Memorial keeps memories alive for families of 9/11 victims

Remembering 9/11 with San Antonio memorial

SAN ANTONIO -- Sunday marks 15 years since the 9/11 terror attacks that forever changed our country.

You may not know it, but the first 9/11 memorial in the United States was built in San Antonio.

This year, the Alamo City's memorial is offering a place for a family who lost a father in the attacks to remember their loved one.

If you've driven on the far west side of San Antonio you can see the abstract shapes that memorialize Sept. 11, 2001.
 
"We wanted to make sure that all visitors and those that live here in San Antonio can come here and reflect upon this memorial,” George Davila of  'The Mission Continues' said.
 
Four structures make up the memorial. The ascending and descending walls represent the people who perished in the Twin Towers and the planes that crashed into them.

On the west side, you'll see the 35 foot pillar. It represents those who died in the Pennsylvania plane crash.

An eternal flame burns on top.

"The most significant part of the memorial is the wall of freedom. It is a wall that represents those that died in the Pentagon and the plane that crashed into the Pentagon. Right at the base of the memorial, we have all the names of those that perished, which really makes it a sacred place," memorial director Peter Onofre said.
 
"There it is right there. A lot of lost lives,” Jacqueline Milam said.
 
For Milam, one of those names hits home. Her husband was killed in the 9/11 attacks.

Seeing the memorial brings back memories of the day she lost her husband, Maj. Ronald Milam.

"Even though it's 15 years later, when you delve back to all the things there, it hits you like a ton of bricks," Milam said.
 
 She and her husband were working at the Pentagon the day of the attacks.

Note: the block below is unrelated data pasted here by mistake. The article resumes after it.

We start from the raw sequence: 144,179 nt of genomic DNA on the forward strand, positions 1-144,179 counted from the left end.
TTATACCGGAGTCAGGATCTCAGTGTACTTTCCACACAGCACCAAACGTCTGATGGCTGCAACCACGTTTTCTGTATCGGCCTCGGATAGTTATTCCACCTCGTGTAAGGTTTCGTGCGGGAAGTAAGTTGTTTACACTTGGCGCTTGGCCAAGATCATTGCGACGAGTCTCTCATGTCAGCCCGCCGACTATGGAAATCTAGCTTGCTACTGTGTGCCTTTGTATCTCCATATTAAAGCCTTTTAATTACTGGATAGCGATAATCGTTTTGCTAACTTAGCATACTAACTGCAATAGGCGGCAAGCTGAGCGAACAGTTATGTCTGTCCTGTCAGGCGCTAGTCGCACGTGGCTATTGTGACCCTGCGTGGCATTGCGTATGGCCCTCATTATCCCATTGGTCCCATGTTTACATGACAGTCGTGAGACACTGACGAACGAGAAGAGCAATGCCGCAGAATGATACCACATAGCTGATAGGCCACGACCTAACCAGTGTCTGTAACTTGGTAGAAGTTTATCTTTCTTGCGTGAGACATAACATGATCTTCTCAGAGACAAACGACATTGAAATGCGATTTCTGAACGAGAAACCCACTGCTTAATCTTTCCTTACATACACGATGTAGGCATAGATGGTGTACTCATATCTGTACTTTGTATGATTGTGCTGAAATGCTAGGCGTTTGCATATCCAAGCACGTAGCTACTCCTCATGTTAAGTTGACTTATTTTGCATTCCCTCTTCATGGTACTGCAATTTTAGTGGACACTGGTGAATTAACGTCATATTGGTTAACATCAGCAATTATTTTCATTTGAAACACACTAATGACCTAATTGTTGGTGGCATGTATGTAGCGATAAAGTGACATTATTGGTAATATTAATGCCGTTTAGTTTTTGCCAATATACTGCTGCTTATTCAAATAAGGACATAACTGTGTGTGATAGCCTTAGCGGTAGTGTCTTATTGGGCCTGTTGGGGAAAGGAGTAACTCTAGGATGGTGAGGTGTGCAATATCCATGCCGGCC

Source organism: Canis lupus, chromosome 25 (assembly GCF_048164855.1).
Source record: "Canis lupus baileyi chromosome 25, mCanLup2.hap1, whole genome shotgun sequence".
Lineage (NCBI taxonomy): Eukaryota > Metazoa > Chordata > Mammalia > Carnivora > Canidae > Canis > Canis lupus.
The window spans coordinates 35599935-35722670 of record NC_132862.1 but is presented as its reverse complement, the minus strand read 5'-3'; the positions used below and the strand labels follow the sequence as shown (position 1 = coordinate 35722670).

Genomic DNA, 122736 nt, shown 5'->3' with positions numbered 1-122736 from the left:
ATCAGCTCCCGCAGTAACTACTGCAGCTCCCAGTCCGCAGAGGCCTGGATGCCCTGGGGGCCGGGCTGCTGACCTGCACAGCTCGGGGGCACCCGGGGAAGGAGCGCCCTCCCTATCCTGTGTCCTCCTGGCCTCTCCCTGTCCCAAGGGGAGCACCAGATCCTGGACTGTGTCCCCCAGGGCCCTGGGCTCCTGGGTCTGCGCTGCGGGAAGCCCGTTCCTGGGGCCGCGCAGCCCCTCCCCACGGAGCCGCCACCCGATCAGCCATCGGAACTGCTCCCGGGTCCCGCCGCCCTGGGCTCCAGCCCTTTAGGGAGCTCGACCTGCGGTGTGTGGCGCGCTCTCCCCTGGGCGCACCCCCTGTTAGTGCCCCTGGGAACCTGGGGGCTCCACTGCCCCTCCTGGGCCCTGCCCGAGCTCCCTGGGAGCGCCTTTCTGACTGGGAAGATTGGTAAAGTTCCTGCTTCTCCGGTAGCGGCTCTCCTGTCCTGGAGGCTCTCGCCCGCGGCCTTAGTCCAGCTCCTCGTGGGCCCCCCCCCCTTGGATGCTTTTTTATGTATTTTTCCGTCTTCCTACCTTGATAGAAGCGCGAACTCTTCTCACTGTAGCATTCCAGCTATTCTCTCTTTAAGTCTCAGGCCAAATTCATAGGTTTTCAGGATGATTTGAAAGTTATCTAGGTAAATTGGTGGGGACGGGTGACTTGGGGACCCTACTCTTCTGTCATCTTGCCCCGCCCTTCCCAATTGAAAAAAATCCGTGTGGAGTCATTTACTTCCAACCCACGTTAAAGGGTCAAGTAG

Jacqueline had just spoken with her husband on the phone before impact.
 
"Maybe if I could have kept him on the phone for a little while longer, he would have been late. He would have been ok," Milam said.

At five months pregnant with their second child, she made it out of the building.

Her husband was nowhere to be found.

"It was one week to the day [of the attacks], they notified me and told me that he was positively identified. That he had died," Milam said.

15 years later, this memorial a reminder of that day and what the Jacqueline's eldest daughter and son, who never met his father, have lost.
 
"I tell you what the hardest part is, just him not being there. [Our kids] never got the chance to know how great he was," Milam said.
 
The day we will never forget now has a place, in our own backyard, where we can always remember.      

"I'm thankful that they want to remember, and that they want to keep all those memories alive," Milam said.

15th anniversary commemoration:

New Life Christian Ministry will hold a commemoration on Sunday at the San Antonio memorial at 9:30 a.m. The memorial is located on campus at the New Life Christian Center at 6610 W. Highway 90.

On Saturday from 8 a.m. to 2 p.m., The Mission Continues, a post 9/11 Veterans non-profit, will facilitate a service project at the memorial. Volunteers will construct benches, plant new plants and improve landscaping at the memorial to prepare for Sunday's commemoration event.

(© 2016 KENS)


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